Re: [gardeners] photography

Kay Lancaster (
Mon, 4 May 1998 20:58:53 -0700 (PDT)

On Mon, 4 May 1998, George Shirley wrote:

> I used Seattle Filmworks all the years we lived in the Middle East and
> other countries. (I'm third-generation oil field trash)Always got my film
> back in good shape, done on time, etc. Mailed it to Seattle from all over
> the world and never missed a picture. Either I'm really lucky or care was
> taken at every step. Shucks, if my pictures could survive the Saudi Postal
> Service and Saudi customs it could survive an a-bomb.

The only thing I have against Seattle Filmworks is they want to 
give you those rolls of leftover movie film (the slide/print film),
and sometimes the color balance is pretty wonky.

> >I have both a 20 cuft and an 11 cuft freezer, but there is no way
> >that I could get all my slides inside them!  Yes, Kay, how do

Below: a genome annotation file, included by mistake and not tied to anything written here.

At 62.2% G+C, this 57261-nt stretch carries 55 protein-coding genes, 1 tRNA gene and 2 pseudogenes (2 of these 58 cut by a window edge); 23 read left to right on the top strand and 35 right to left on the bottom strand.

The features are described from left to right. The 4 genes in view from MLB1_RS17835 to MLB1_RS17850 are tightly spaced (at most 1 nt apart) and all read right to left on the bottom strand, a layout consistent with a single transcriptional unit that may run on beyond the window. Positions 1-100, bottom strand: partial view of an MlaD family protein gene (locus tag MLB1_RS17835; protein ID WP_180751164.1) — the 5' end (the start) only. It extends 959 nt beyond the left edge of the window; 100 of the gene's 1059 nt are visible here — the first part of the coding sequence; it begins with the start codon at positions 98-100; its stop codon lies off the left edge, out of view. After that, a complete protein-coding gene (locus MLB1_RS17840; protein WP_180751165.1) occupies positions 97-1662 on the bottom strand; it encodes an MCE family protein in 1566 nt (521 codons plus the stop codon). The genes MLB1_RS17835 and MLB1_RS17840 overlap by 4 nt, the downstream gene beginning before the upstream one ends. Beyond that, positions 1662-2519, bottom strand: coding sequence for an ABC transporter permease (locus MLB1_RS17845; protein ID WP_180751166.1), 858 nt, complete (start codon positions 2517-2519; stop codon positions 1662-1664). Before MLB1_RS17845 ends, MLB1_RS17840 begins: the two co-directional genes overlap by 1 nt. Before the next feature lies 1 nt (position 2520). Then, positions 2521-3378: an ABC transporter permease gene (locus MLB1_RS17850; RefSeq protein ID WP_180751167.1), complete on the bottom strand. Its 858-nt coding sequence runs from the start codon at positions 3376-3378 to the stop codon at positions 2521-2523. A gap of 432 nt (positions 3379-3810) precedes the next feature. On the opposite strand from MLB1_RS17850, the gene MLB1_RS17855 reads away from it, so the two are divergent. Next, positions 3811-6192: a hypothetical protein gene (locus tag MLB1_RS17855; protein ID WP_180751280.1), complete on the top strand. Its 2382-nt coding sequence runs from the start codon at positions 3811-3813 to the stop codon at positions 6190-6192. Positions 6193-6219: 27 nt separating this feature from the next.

> >you do it?

Ruthless editing and group slide files.  About 5K slides in 3-4
cu ft.  (Doesn't everyone have a freezer full of film, slides and
negatives?  Is *that* why my mother refuses to open my freezer????)

 Our problem over the years was that the original slides
> >mounted in glass (circa 1957) all developed red splotches, and
> >have become useless. 

Glass slide mounts were notorious for this, esp. the double glass mounts.
As I understand it, it's mainly a fungus problem.  Even the cardboard
mounts (and photographic negatives)  can have problems in humid
climates... my husband's family have lost most of their family photos,
courtesy of living in the Caribbean, Florida, and similar subtropical

Someplace, Kodak has a good tech bulletin on long term storage of
photographic prints, negatives and slides. The basic recommendations
are cold, dry, and dark.

Bringing this back around to gardening (sort of), I've always
found a small white umbrella to be useful when photographing
flowers.  It's instant minor shade when you need some, or a flash
diffuser, or even a reflector to toss a bit of light on a shady
side of a flower.   White t-shirts work pretty well too.  I know
I've startled some fellow botanists by asking them to contribute
their (slightly ripe) t-shirt to my photographic endeavor. 

Kay Lancaster
just west of Portland, OR; USDA zone 8 (polarfleece)